Fortunately, he did accept Christ when he was 17, but he is going to have issues for a lifetime as a result of the abuse he experienced. He refuses to have anything to do with his dad. I had to convince him that he really could not exclude his father from his wedding. Now how’s that for damage?

Then there’s the second son. He was the protected one. He always denied the abuse; always. The next day after an incident, he would deny it had happened. In court, he testified to the judge that there had been no abuse in our home. Yes, he lied. When I asked him about it later, he said he does remember it but he believes I should not have gotten a divorce. I should have had more faith and trusted God.

So I worry about this child who is 19 now (2008). Will he be like his father and be willing to overlook this behavior in himself since he is willing to overlook it in his father? There is definitely damage here.

And lastly there’s my daughter. From the time she was an infant, she was “treated” to the sounds of her father and adult-sized brothers in screaming, swearing, fist-swinging brawls. I would leave the house with her when it happened but that doesn’t mean she didn’t still hear it.

At one point, she was standing at her father’s knees (she adores her father; he is the love of her life) while he was watching TV. Someone interrupted him with a question. He jumped to his feet and started screaming full-force, starting with the F-word. The sight of her shocked face will be forever etched in my mind.

Another vision stamped in my head happened after I had decided to get a divorce but before I left. He was bringing her in from outside and told her to go around the car one way but she went the other way (she had just turned 3). He started screaming at her for it. Not a simple redirection as might be appropriate if it even mattered. But full-on screaming at a 3-year-old for just walking one way when it was in his mind to go a different way – when it didn’t even matter.

Recently she was sick and had nightmares with the fever. In her nightmares, which now have her so terrified she will not sleep in her bed anymore, she says someone is screaming at her but she doesn’t know who it is. I wonder. But she adores her dad and asks frequently why I can’t love her daddy (this is the story he has told her, lovely man that he is). She will probably never understand.

But how much more scarred would she be if I stayed with him? By staying with her father I would also have given her the example of what type of man she should marry and how a man should treat her one day. Is that the life I want for her?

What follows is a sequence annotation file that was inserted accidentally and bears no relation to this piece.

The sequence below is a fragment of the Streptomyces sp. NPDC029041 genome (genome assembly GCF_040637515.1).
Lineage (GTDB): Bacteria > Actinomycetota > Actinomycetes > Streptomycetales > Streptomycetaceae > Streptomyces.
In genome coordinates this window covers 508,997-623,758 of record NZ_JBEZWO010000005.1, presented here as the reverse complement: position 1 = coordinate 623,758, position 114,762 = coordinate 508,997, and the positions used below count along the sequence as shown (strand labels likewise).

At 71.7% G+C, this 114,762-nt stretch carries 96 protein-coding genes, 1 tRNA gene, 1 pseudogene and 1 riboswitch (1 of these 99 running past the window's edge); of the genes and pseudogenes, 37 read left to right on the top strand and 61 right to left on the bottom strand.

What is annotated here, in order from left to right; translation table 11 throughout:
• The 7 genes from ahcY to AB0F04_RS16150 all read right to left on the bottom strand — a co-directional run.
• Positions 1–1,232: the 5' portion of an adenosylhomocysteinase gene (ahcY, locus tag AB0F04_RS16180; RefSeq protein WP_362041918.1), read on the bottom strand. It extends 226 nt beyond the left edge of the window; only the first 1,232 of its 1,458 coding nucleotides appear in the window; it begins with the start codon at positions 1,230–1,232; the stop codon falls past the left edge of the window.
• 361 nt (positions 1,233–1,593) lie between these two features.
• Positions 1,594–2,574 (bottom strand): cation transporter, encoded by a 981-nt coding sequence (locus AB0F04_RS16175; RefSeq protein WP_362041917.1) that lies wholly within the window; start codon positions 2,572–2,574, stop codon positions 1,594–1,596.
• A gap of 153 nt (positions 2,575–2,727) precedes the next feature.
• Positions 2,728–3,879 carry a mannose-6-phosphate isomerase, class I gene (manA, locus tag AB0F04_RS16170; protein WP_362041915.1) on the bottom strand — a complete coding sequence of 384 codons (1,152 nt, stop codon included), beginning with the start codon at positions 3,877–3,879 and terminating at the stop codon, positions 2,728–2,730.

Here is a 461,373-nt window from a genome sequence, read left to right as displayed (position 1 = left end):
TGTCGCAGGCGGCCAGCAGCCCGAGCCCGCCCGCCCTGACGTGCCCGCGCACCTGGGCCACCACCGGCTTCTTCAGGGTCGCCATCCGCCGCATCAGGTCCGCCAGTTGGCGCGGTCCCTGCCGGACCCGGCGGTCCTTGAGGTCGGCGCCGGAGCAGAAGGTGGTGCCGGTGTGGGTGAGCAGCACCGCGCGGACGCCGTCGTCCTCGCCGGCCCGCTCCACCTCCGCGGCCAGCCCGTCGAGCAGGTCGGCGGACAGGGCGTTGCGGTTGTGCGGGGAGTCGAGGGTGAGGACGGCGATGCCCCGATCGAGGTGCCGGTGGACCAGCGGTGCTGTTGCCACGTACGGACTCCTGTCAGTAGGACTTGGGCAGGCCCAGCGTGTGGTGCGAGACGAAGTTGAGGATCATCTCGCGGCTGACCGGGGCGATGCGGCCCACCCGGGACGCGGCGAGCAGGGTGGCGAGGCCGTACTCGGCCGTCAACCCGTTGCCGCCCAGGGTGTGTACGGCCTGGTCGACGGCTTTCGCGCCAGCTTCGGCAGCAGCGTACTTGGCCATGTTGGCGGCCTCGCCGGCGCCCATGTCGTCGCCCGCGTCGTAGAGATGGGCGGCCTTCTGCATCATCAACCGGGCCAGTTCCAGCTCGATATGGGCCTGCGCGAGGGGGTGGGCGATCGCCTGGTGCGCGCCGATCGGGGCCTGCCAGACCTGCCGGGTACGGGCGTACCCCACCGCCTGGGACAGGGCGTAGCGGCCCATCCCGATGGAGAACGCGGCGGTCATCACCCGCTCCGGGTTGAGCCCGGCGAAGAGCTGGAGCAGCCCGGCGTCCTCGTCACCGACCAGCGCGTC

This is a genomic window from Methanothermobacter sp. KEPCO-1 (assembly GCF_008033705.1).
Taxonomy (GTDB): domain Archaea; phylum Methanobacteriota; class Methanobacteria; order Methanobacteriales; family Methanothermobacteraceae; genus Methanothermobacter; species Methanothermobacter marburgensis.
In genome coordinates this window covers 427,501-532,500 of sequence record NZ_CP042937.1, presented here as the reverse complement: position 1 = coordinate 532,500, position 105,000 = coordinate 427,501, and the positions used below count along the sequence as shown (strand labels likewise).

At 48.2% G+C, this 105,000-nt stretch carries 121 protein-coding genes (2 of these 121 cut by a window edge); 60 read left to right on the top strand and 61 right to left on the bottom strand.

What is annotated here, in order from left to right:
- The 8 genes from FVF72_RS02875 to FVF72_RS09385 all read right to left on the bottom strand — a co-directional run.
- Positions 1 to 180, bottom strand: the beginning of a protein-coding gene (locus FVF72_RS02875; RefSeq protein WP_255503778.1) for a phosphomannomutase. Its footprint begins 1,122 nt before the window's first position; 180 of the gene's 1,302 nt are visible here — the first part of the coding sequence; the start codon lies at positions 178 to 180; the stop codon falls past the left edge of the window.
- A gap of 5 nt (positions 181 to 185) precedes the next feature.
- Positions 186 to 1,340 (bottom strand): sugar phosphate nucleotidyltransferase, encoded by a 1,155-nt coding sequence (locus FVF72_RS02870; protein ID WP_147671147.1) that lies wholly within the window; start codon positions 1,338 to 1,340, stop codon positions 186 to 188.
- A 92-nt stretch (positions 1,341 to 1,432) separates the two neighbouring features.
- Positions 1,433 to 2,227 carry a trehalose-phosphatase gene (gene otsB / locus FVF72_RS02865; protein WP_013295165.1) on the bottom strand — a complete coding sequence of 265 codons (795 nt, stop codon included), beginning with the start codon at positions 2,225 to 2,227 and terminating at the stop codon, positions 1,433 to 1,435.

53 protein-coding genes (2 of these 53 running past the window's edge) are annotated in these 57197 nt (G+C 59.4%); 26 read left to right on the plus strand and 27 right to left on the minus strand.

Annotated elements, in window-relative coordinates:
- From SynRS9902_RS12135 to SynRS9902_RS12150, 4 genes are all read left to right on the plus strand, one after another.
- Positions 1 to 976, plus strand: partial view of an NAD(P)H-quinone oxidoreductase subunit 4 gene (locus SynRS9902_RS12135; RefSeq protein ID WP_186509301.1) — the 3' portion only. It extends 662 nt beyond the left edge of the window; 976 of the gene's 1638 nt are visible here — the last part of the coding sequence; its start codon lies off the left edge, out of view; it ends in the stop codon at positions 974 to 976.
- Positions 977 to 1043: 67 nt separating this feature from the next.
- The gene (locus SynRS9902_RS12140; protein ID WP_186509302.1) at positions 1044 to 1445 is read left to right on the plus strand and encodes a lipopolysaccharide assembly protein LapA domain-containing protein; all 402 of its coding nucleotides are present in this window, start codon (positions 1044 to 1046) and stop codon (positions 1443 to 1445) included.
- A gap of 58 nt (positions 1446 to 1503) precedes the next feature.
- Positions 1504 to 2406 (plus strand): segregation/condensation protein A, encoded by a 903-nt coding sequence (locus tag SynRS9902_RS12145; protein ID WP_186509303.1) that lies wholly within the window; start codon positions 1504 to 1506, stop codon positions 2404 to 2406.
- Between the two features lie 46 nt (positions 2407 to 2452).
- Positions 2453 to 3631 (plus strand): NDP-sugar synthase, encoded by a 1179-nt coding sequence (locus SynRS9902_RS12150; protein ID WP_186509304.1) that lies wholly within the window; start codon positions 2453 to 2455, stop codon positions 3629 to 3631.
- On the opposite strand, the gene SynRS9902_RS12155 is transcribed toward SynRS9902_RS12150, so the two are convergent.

There is NO question in my mind. Not a single glimmer of a doubt. Yes, she is going to suffer because her parents are divorced. But compared to the damage of living with an abuser – no way.

And even for the boys who were adults or nearly so by the time I finally got a divorce – by getting a divorce I have taught them something, if they will choose to receive the lesson. God is a God of righteousness and all the other things I have written above. Those are all good reasons for what I have done – that’s what I want my children to learn by the fact I did get a divorce. Had I understood all this sooner I would have made the choice far sooner. But I didn’t and God gives grace for that, I have to believe.

The fact of the matter is this — the children of an abusive marriage are going to be hurt. It is up to us to choose whether we will have them see God’s truth or see us live a lie.

Touch Not God’s Anointed

As the saying goes, if I’ve heard it once, I’ve heard it a thousand times –

Do not touch My anointed ones, and do My prophets no harm.

This verse is quoted at me often here on this blog when I write about pastors who have been accused or convicted of sexual abuse. This verse is quoted at people who question spiritually abusive pastors in churches everywhere. In fact, I’d venture to guess, this is probably the most popular verse used when anyone questions someone in authority in a church anywhere under any circumstances.

I have long known the verse was being misused, because the Word says we’re responsible to take what we are being told by anyone back to the Word and the Holy Spirit for confirmation. If the Bereans were applauded for taking the word of the Apostle Paul back to the Scriptures and the Spirit for evaluation and confirmation, then there is no pastor on earth who is exempt from the same.

However, I bumped across the verse in context this morning and I literally had to laugh. Once again, a myth is exploded and a tool to keep people in bondage is revealed to be a complete and utter hoax.

Let’s take a look at Ps. 105…